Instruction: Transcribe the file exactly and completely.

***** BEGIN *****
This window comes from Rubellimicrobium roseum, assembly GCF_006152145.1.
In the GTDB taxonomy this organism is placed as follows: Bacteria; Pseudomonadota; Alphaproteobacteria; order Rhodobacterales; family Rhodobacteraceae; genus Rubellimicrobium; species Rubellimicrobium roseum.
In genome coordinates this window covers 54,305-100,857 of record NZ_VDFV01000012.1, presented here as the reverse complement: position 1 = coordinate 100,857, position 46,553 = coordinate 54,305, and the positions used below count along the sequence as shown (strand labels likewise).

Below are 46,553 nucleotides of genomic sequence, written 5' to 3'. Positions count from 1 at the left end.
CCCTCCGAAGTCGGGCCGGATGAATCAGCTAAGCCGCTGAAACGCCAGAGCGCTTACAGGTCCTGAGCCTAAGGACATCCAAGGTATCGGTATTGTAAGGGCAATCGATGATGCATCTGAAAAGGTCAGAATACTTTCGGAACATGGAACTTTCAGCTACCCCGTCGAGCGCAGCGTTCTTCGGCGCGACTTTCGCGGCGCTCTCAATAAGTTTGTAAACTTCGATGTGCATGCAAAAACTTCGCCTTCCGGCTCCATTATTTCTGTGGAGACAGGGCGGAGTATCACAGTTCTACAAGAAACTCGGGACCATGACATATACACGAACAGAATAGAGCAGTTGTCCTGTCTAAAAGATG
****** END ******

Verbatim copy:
This window comes from Rubellimicrobium roseum, assembly GCF_006152145.1.
In the GTDB taxonomy this organism is placed as follows: Bacteria; Pseudomonadota; Alphaproteobacteria; order Rhodobacterales; family Rhodobacteraceae; genus Rubellimicrobium; species Rubellimicrobium roseum.
In genome coordinates this window covers 54,305-100,857 of record NZ_VDFV01000012.1, presented here as the reverse complement: position 1 = coordinate 100,857, position 46,553 = coordinate 54,305, and the positions used below count along the sequence as shown (strand labels likewise).

Below are 46,553 nucleotides of genomic sequence, written 5' to 3'. Positions count from 1 at the left end.
CCCTCCGAAGTCGGGCCGGATGAATCAGCTAAGCCGCTGAAACGCCAGAGCGCTTACAGGTCCTGAGCCTAAGGACATCCAAGGTATCGGTATTGTAAGGGCAATCGATGATGCATCTGAAAAGGTCAGAATACTTTCGGAACATGGAACTTTCAGCTACCCCGTCGAGCGCAGCGTTCTTCGGCGCGACTTTCGCGGCGCTCTCAATAAGTTTGTAAACTTCGATGTGCATGCAAAAACTTCGCCTTCCGGCTCCATTATTTCTGTGGAGACAGGGCGGAGTATCACAGTTCTACAAGAAACTCGGGACCATGACATATACACGAACAGAATAGAGCAGTTGTCCTGTCTAAAAGATG